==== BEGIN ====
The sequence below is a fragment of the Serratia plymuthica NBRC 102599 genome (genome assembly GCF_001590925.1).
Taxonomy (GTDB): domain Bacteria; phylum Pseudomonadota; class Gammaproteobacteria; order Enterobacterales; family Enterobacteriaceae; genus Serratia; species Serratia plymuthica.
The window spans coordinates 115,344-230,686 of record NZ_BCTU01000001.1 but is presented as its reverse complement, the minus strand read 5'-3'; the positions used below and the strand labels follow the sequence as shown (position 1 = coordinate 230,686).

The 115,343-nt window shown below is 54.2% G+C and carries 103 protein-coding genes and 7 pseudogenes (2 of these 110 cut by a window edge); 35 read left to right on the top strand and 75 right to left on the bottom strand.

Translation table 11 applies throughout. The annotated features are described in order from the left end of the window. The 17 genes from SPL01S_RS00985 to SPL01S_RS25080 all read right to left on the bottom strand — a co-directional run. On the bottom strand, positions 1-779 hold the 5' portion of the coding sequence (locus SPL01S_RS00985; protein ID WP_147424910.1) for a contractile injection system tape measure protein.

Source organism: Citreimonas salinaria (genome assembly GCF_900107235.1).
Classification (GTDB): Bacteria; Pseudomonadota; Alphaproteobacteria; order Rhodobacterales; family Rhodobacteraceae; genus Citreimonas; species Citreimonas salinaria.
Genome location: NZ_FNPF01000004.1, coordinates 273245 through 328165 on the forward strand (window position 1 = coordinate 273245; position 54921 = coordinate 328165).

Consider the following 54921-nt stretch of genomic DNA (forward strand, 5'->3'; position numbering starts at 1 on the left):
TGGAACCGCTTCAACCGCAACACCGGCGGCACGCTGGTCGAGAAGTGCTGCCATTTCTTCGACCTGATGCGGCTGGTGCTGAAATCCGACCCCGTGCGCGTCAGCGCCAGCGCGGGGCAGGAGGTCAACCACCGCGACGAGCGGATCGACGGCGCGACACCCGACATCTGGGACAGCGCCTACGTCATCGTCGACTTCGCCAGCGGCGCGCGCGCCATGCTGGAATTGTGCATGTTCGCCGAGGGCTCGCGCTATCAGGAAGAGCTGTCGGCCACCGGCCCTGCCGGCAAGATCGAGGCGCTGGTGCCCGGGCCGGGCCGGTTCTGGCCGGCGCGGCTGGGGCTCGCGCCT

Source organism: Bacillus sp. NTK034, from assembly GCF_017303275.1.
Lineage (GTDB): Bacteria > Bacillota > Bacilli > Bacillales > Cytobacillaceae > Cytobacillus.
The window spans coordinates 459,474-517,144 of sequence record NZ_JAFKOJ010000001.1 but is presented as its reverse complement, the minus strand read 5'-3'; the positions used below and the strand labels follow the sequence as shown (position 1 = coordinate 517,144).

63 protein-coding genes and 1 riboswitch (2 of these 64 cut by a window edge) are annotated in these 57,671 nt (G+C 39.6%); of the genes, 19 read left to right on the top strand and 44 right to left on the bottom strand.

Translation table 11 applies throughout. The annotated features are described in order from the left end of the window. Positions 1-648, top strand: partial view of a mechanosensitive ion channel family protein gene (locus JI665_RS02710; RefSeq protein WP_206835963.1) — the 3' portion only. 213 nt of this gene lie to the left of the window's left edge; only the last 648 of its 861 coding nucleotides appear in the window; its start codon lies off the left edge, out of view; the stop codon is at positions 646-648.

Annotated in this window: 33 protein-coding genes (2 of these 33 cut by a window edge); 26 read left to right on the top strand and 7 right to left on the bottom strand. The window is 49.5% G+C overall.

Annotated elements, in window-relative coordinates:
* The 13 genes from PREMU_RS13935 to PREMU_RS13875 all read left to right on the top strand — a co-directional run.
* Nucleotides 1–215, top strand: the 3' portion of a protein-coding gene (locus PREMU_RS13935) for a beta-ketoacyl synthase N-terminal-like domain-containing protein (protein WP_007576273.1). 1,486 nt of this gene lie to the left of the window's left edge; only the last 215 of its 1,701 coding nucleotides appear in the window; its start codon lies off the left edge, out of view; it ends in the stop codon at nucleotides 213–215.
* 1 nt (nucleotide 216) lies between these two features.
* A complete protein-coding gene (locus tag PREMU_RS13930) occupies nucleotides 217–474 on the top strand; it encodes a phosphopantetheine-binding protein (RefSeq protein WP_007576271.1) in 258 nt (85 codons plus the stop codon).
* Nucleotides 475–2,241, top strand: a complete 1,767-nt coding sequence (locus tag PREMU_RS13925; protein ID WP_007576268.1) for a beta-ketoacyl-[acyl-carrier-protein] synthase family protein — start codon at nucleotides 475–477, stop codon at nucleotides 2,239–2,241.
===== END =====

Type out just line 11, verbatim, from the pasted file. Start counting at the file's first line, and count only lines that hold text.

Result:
Source organism: Bacillus sp. NTK034, from assembly GCF_017303275.1.